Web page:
ReplyDelete
  4. "Life of relative poverty?" No, graduate school puts you on the path of poverty plain and simple. Crunch the numbers- you make as little as 200 dollars a month the months you actually get to teach as an adjunct (which may be only during the summer semester once a year.) Adjuncts turn to living in their car, prostitution, driving for Uber, selling their blood, or living in a homeless shelter, sacrificing everything just to feel at some level like they're still "part of the system." When will these people wake up and realize that the system will never consider THEM to be a part of it?

    ReplyDelete
  5. Another excellent reason, with sound, unimpeachable logic buttressing it. During my grad school days, I was between the ages of 35 and 40, and my mother was almost at her wits' end, even though she supported me in more than one respect. She lay awake nights worrying about my vocational and financial future, and she was deeply ashamed that her adult, Ivy-educated son had no permanent employment, no health insurance, and a broken-down car with scratched paint and a filthy interior.

    Worse still, most of the time I wasn't even enjoying my "studies," for I had fallen into the classic trap of grinding my teeth in the present while hoping that the next stage--whatever it was, another college, another fellowship, the brass ring of the imaginary tenure-track job--was right around the corner. The golden tomorrow never came, of course. At one point in graduate school, I was living out of a vehicle while on a "fellowship" at a large campus about 600 miles from home, and my mother was just beside herself, though there was nothing she could do.

    I didn't have any children (and still don't), so at least I didn't inflict any suffering in that regard, but what I went through was in and of itself far too much. Graduate school...such a mistake. You'd be far better off sitting around the house drinking beer.

    ReplyDelete
  6. Worst decision of my life, going to graduate school for the PhD. My mother used to say 'why don't you become a real doctor.?' She was wise beyond her years and HS education. Best decision of my life, leaving graduate school after 4 years for a real full time job.

    ReplyDelete
  7. Glad to see you back.

    I missed you, worried about you.

    ReplyDelete
  8. Thank you so much for this blog.

    Something has gone deeply wrong with HE.

    Don't wait another year, man

    ReplyDelete
  9. Finished a 2 year MA in 3 years, dropped out of my Ph.D. once I had M.A. in hand. Went to French school to learn French, my passion, and start my own trivia show company, my other passion, and got remarried. Now I have a full-time job starting with a decent pay while my cohort is still doing their Ph. D. after 7 years.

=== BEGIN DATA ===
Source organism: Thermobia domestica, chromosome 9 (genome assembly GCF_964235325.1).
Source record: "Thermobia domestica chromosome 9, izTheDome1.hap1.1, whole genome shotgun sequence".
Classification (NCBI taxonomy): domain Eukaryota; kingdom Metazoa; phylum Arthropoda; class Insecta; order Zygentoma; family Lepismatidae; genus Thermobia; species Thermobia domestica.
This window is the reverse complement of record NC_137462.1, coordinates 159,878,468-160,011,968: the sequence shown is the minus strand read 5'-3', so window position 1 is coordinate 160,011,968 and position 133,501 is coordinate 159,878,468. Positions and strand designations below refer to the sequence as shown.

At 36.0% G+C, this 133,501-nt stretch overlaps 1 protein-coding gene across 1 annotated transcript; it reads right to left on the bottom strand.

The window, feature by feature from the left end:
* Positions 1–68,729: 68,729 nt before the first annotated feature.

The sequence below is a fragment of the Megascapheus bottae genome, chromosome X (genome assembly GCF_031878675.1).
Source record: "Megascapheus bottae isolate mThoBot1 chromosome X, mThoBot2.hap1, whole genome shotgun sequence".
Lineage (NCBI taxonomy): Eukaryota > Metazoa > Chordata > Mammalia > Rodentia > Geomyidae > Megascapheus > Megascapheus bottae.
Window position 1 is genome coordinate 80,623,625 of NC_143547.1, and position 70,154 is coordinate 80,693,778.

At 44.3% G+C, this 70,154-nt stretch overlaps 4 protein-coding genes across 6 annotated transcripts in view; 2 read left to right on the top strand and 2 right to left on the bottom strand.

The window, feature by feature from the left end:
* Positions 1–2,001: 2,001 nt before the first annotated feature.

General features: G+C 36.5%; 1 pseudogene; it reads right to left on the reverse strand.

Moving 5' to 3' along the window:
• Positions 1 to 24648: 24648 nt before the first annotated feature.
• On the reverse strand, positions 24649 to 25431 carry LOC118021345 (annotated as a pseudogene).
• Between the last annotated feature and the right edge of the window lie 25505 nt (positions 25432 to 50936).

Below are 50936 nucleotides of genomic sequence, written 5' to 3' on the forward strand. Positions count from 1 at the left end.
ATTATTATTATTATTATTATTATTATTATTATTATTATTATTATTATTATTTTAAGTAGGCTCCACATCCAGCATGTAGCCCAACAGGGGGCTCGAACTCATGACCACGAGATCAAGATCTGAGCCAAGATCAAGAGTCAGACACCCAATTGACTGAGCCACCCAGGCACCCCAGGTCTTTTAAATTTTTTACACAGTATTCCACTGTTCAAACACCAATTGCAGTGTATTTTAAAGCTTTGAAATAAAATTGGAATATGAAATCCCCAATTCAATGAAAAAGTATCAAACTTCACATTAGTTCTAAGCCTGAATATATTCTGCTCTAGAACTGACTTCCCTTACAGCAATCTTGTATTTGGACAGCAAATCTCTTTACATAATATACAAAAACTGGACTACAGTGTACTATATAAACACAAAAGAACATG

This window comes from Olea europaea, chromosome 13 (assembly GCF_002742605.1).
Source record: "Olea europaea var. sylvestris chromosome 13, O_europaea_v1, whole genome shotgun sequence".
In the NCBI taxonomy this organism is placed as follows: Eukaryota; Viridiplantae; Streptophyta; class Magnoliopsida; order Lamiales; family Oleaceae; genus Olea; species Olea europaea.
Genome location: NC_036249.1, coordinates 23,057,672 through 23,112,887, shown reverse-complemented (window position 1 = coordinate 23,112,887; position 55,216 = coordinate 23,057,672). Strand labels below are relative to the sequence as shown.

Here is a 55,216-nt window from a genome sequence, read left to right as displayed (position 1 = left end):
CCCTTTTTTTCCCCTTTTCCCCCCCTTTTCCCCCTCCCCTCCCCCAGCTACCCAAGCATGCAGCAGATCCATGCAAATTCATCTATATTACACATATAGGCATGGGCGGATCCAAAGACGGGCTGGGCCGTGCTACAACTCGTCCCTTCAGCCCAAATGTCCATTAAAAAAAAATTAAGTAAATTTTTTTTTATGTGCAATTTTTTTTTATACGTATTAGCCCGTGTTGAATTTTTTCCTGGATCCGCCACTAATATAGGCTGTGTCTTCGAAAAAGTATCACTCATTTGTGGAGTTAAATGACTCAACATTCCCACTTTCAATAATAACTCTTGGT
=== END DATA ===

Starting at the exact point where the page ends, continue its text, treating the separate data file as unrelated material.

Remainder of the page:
ReplyDelete
  10. Please keep up with two more posts, and finish up this blog!
    I think this blog has so much good information about real grad school life, and all of post should be published!!

    ReplyDelete
    Replies
    1. I agree. Please continue this bog until the 100 reasons are posted. I wish someone had written this 40 years ago.

      Delete
    2. While I agree that information such as what's presented on this website would have been useful to me while I was planning on returning to university to start grad studies, I doubt it would have dissuaded me from going ahead with doing so.

      Back then, I, like many people my age, thought that I would be one of whose who'd succeed. I bought into the image of grad school being a collegial environment in which I would be allowed to stride among the academic gods of my discipline.

      Boy was I in for a big fat surprise!

      I don't regret going all the way to my Ph. D. Getting my degree was, for me, a personal accomplishment. However, I never earned a dime from having it. On the other hand, now that I have my inheritance, it really doesn't matter now.

      For years, I wondered whether what I experienced was my fault. Looking back,some of it was, but it wasn't until the Internet came along, and I began reading stories about people who had similar difficulties as grad students, that I realized that academe is far from morally and ethically pristine.

      Delete
  11. Here's a new article in Chronicle of Higher Ed discussing this.

    https://www.chronicle.com/article/Why-Does-Graduate-School-Kill/244796?cid=wcontentgrid_hp_9

    ReplyDelete
    Replies
    1. The piece that the author of this article is leaving out—presumably because she hasn't actually started looking for work yet—is that the person who gets that elusive, full-time, professional-level job at the end of the grad-school treadmill will be precisely the person who *was* willing to work 17 hours a day and say "yes" to the "unnecessary extra opportunities." It isn't just grad school that rewards this kind of slavery; it's the academic world in general.

      Delete